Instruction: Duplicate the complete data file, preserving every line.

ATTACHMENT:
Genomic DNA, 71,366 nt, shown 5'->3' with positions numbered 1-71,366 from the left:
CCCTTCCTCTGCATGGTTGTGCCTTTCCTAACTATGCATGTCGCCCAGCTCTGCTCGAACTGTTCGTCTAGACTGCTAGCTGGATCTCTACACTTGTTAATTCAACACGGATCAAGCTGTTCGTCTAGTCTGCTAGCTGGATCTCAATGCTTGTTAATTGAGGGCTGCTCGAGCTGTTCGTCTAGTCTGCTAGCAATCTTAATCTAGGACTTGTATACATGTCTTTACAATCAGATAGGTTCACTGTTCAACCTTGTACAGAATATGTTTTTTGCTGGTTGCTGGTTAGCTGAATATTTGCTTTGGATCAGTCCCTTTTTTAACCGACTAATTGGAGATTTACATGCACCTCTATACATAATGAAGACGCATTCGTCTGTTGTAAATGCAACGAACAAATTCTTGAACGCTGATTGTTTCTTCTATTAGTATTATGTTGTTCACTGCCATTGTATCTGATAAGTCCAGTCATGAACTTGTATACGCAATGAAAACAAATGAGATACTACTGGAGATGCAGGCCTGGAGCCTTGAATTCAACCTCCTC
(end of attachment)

Genomic DNA, 71,366 nt, shown 5'->3' with positions numbered 1-71,366 from the left:
CCCTTCCTCTGCATGGTTGTGCCTTTCCTAACTATGCATGTCGCCCAGCTCTGCTCGAACTGTTCGTCTAGACTGCTAGCTGGATCTCTACACTTGTTAATTCAACACGGATCAAGCTGTTCGTCTAGTCTGCTAGCTGGATCTCAATGCTTGTTAATTGAGGGCTGCTCGAGCTGTTCGTCTAGTCTGCTAGCAATCTTAATCTAGGACTTGTATACATGTCTTTACAATCAGATAGGTTCACTGTTCAACCTTGTACAGAATATGTTTTTTGCTGGTTGCTGGTTAGCTGAATATTTGCTTTGGATCAGTCCCTTTTTTAACCGACTAATTGGAGATTTACATGCACCTCTATACATAATGAAGACGCATTCGTCTGTTGTAAATGCAACGAACAAATTCTTGAACGCTGATTGTTTCTTCTATTAGTATTATGTTGTTCACTGCCATTGTATCTGATAAGTCCAGTCATGAACTTGTATACGCAATGAAAACAAATGAGATACTACTGGAGATGCAGGCCTGGAGCCTTGAATTCAACCTCCTC